Three years ago, the Santa Cruz Mountains including the San Lorenzo Valley and Big Basin, California's oldest State Park established in 1902, changed tragically. A thunderstorm on August 16th, 2020 brought with it 11,000 lightning bolts that started hundreds of fires across the state, including our beloved mountains. In the midst of a global pandemic, evacuations of thousands of people in Santa Cruz and San Mateo counties quickly began. Displaced residents worried about their homes, their businesses and their health as they tried to maintain social distance protocols. Many had only moments to leave their homes and had only the clothes that the wore. It would be more than a month before the fire was listed as contained. It would be several months before it was listed as controlled with no risk of restarting. Nearly 90,000 acres burned. After first leaving their homes, many remained evacuated for weeks or months. For the residents of 925 homes, there was not a house to return to.
Once the evacuation lifted and people started sifting through the ashes, the strength of the community began to show itself in many ways. Neighbors gave each other all that they could. The pandemic's 8pm Howl took on a whole new meaning. Fridays on Forest brought people together with music and dancing. Doorstep dropoffs of food and supplies became more precious. The Boulder Creek Recreation and Parks Department supplied food and tools to those in need. The local water companies provided free bottled water. People who lost their homes were welcomed into friends' homes. In many more ways, people and businesses did what they could for the community. Through the devastation there was one clear message - we would help each other through this.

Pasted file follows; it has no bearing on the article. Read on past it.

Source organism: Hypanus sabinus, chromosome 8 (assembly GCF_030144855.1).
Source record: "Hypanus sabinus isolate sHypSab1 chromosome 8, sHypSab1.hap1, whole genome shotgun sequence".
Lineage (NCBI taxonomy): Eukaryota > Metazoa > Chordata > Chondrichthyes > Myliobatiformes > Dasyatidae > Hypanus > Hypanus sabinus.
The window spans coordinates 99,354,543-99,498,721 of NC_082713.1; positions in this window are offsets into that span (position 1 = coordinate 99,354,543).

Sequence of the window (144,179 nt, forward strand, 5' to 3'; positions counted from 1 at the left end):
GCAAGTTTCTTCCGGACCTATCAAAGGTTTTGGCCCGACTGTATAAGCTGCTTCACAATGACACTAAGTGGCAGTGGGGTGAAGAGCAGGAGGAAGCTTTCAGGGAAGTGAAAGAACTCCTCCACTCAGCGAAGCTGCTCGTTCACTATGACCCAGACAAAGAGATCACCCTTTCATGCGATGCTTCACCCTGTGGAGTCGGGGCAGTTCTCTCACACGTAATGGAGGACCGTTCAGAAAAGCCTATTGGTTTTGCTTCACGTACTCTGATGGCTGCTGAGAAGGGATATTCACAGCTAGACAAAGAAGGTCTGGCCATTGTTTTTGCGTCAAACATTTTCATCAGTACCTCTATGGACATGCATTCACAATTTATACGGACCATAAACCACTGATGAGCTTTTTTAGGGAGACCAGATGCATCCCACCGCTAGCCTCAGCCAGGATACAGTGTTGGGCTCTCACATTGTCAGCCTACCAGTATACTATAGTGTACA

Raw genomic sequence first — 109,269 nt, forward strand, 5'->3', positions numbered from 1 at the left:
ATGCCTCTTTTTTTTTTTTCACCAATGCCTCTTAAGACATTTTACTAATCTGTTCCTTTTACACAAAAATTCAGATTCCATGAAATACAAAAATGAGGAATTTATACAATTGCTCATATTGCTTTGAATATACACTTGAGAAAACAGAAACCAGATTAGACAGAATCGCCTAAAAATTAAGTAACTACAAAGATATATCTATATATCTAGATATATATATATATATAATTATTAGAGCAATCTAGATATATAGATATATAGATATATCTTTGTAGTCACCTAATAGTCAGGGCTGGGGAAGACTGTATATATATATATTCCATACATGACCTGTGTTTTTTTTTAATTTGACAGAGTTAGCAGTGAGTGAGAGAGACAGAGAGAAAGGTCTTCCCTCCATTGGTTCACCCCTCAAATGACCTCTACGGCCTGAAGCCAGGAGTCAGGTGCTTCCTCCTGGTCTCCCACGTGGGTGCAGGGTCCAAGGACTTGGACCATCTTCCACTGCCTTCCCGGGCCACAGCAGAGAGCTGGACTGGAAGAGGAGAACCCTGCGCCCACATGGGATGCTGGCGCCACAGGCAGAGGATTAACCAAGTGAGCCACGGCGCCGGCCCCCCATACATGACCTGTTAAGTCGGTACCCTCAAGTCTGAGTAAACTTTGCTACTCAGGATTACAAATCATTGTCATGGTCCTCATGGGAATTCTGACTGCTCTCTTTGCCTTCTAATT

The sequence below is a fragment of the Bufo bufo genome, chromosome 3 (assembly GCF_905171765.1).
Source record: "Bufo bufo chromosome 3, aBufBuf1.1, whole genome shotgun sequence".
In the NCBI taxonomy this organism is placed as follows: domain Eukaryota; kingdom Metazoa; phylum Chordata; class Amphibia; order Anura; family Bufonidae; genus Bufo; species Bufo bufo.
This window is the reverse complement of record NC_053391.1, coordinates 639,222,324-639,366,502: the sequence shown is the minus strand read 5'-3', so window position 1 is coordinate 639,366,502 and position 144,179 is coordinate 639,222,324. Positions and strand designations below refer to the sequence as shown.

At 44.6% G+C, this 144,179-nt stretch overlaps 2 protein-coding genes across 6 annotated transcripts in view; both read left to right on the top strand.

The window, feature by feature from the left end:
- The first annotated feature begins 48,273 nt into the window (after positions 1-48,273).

Each year since, there has been a CZU Remembrance on the anniversary of the start of the fires. This year the event will be on Saturday August 19th, from 4-7pm, at the Brookdale Lodge. As stated by co-organizer, Antonia Bradford, "this year it's about continuing to honor those that lost everything and offer support for the recent storm victims but with a strong emphasis on community empowerment and engagement with our forest." Included in the event will be booths and information on fire risk mitigation, disaster recovery with both county and non-profit agencies, emergency preparedness, mental health support services, food, music and more.
We hope you'll join your neighbors and friends at this community gathering. You can find more information about it by emailing CZUEventInfo@gmail.com.